Refuges At A Glance

Banks Lake National Wildlife Refuge: Established 1985
Banks Lake National Wildlife Refuge is located in Lanier County, near Lakeland. It is part of a much larger blackwater ecosystem. The refuge was established in 1985 for the protection and conservation of this unique environment as well as migratory and resident wildlife. Banks Lake is a natural pocosin or sink of ancient geologic origin. Banks Lake NWR is neither funded or staffed as a refuge. All work is done by staff and volunteers from Okefenokee NWR, 90 miles away.

Blackbeard Island National Wildlife Refuge: Established 1924
Located off the coast in McIntosh County. The refuge includes beach habitat used by threatened species such as the loggerhead sea turtle for nesting and the endangered piping plover for wintering.

Bond Swamp National Wildlife Refuge: Established 1989
Located just south of Macon along the Ocmulgee River. The refuge currently consists of 6,500 acres of bottomland hardwoods and swamp forests mixed with creeks, beaver swamps and oxbow lakes. It=s situated along the fall line separating the piedmont from the coastal plains region. Spring and fall are the best times to visit the refuge. Neotropical bird species, such as the swainson=s warbler, the prothonotary warbler and the yellow billed cuckoo are easily found during the spring and summer.

Eufaula National Wildlife Refuge: Established 1964
The refuge was established with community support and in cooperation with the Corps of Engineers to provide winter habitat for waterfowl. It is host to numerous wildlife species and is the only area along the Chattahoochee River set aside specifically to benefit wildlife.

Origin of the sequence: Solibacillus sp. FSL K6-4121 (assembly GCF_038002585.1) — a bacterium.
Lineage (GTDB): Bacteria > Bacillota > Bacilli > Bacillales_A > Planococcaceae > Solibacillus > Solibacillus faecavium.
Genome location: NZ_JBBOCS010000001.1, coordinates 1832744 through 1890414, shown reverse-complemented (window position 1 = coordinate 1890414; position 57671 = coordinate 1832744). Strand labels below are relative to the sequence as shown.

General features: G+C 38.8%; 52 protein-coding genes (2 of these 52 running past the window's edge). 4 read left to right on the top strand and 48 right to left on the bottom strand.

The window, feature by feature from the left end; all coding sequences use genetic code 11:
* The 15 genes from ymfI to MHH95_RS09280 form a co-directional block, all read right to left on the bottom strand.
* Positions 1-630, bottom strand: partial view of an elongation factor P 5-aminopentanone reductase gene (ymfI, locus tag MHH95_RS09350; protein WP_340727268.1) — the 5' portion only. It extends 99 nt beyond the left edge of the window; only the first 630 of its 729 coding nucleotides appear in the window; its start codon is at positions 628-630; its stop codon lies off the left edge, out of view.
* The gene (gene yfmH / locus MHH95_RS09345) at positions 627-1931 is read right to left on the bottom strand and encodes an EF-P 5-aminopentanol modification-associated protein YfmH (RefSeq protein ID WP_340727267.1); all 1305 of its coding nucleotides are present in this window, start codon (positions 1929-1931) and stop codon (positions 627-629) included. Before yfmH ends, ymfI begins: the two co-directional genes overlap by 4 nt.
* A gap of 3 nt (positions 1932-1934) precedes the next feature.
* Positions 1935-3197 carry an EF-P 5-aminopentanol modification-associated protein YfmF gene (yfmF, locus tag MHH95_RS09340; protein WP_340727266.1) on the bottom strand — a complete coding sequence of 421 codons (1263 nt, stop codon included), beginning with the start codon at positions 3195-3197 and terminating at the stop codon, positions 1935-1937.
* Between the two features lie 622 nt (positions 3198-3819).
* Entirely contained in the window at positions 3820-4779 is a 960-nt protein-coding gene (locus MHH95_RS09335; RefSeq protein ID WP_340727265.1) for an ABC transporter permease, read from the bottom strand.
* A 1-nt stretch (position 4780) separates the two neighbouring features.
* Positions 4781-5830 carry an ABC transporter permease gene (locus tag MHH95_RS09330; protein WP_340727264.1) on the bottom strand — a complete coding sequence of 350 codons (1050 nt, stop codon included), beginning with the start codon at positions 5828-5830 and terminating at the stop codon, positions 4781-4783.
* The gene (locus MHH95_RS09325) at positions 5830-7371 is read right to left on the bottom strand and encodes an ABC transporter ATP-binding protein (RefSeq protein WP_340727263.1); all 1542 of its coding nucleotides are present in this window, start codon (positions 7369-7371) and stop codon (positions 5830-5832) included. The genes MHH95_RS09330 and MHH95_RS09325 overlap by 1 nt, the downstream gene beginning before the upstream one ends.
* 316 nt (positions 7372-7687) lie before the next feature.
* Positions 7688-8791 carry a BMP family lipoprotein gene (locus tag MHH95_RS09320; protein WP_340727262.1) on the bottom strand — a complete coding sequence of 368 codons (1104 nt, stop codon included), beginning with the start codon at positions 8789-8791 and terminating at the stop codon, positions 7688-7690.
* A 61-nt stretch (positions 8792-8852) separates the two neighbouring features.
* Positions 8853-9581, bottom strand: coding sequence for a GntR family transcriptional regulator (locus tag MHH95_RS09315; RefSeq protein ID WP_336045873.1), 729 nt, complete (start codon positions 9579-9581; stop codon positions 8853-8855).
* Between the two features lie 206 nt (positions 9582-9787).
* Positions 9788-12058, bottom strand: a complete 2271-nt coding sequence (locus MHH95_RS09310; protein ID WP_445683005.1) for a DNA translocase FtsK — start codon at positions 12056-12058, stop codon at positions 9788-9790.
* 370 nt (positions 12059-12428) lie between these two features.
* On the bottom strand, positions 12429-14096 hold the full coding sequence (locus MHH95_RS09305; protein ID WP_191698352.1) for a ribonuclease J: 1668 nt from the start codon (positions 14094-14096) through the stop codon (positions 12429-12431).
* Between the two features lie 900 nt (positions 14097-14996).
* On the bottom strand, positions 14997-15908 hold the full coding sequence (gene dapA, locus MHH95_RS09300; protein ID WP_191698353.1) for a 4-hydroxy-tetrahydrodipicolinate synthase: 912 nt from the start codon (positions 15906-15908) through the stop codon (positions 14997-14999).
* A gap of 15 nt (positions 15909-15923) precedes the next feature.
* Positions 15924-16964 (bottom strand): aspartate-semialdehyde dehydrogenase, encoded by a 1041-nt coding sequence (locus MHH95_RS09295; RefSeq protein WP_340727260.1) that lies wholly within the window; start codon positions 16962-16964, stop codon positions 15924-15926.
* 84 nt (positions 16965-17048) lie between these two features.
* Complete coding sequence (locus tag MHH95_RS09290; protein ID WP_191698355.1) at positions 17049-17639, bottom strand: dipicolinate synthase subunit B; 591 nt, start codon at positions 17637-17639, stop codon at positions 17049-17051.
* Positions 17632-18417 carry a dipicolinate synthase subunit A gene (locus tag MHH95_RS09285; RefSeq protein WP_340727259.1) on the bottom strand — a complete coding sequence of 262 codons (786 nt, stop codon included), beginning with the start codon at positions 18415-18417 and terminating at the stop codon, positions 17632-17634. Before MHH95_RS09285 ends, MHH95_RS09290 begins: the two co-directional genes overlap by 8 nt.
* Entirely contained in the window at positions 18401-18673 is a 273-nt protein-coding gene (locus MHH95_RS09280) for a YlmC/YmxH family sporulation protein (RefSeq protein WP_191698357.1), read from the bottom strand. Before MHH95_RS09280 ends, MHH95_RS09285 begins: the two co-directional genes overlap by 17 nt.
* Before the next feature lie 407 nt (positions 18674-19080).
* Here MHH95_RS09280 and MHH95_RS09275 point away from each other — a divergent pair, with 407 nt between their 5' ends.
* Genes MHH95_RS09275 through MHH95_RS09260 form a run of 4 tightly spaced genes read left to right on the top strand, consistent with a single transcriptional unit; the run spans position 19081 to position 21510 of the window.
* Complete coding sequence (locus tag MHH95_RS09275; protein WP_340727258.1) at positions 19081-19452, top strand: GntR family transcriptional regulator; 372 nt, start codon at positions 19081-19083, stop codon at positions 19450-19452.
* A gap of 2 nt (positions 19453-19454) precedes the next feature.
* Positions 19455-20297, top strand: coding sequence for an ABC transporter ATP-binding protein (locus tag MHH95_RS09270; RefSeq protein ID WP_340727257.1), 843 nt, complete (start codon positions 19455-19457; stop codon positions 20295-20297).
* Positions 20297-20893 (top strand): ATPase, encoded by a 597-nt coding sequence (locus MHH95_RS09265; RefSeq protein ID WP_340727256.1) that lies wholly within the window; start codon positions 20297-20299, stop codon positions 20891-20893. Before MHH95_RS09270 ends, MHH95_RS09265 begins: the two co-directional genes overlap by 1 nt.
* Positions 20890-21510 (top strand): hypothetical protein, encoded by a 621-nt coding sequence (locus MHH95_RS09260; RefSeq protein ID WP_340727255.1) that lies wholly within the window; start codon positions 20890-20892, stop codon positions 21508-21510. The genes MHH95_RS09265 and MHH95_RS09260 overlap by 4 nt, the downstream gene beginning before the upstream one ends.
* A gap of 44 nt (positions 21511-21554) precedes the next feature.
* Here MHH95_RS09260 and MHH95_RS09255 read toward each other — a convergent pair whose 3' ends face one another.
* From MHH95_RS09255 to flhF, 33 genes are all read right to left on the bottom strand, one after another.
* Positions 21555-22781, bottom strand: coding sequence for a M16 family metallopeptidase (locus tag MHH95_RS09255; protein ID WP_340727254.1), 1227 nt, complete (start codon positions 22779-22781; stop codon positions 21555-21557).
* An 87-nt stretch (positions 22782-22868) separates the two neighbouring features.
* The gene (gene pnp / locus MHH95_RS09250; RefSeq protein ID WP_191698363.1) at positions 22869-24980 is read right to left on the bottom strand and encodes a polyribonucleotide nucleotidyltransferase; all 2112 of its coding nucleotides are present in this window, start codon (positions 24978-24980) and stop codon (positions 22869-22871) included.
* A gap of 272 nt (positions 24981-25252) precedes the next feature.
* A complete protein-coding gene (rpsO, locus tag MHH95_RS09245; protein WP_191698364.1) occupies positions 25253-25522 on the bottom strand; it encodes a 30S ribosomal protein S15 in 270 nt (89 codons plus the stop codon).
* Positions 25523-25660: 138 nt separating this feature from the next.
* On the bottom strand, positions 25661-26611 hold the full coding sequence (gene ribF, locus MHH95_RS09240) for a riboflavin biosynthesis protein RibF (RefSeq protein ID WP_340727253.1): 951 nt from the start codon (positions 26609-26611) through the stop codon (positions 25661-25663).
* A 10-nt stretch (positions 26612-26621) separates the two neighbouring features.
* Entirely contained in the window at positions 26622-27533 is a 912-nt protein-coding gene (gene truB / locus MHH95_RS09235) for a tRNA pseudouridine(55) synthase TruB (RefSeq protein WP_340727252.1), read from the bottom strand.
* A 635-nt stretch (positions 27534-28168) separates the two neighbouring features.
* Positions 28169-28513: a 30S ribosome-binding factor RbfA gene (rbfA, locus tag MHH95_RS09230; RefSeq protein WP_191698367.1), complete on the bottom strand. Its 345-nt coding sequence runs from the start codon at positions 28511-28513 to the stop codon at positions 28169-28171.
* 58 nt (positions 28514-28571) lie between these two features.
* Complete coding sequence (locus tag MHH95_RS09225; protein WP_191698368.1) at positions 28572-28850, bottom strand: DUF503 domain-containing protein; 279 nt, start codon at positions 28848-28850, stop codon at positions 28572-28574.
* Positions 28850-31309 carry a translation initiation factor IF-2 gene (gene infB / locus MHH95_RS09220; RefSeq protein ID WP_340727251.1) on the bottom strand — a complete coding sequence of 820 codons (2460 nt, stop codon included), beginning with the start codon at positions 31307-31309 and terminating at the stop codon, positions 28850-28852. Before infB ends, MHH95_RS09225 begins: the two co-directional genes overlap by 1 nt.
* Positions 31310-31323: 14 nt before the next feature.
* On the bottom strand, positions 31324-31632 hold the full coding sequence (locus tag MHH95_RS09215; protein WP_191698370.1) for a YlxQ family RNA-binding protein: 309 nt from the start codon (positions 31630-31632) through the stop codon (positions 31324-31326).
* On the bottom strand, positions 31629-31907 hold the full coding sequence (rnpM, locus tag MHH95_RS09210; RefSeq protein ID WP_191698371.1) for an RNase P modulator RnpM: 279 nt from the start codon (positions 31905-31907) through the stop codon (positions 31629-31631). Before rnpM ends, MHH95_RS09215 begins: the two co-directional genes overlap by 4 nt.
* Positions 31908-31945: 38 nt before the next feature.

Harris Neck National Wildlife Refuge: Established 1962
Located near Darien. The refuge supports one of the most successful wood stork colonies in the Southeast, with two or more chicks fledgling from many nests. Artificial nest platforms and feeding ponds have been created for the benefit of these endangered birds.

Okefenokee National Wildlife Refuge: Established 1937
The refuge is a mosaic of habitats: marshy prairies, shrub thickets, cypress and bay forests and upland pine forests. It is home to or a stopover for over 230 species of birds, from the rarely seen endangered red-cockaded woodpecker to commonly viewed white ibis and great blue herons. From alligators to black bear, Okefenokee provides habitat for a variety of animals and plants that rely on this unique ecosystem. You can explore the refuge by canoe, kayak, motorboat, foot, auto or bike.

Piedmont National Wildlife Refuge: Established 1939
The refuge is located in the heart of central Georgia, just northeast of Macon. The refuge was established in an attempt to regain the beautiful forested land that was cleared by the settlers in the early 1800's. Today, clear streams run through 35,000 acres of green forests filled with wildlife. The endangered red- cockaded woodpecker makes its home here in living pine trees and is easily viewed from trails and roadsides.

Savannah National Wildlife Refuge: Established 1927
The refuge is situated on the Savannah River in Georgia and South Carolina, and totals 28,168 acres. Bottomland hardwoods, tidal freshwater marsh, and a 3,000 acre managed impoundment system provide varied habitat for an array of wildlife, though the American alligator attracts the most attention.

Wassaw National Wildlife Refuge: Established 1969
Located near Savannah. The refuge consists of Wassaw Island, two smaller islands, hammocks, and tidal salt marshes. Wassaw is the most pristine of all barrier islands of Georgia, with a seven mile stretch of beach attractive to wildlife such as shorebirds, gulls, terns and loggerhead sea turtles.

Wolf Island National Wildlife Refuge: Established 1930
Located off the coast near Darien. All of the refuge=s 5,126 acres have been designated as a National Wilderness Area. The refuge=s small beach front offers nesting habitat for species such as the least tern.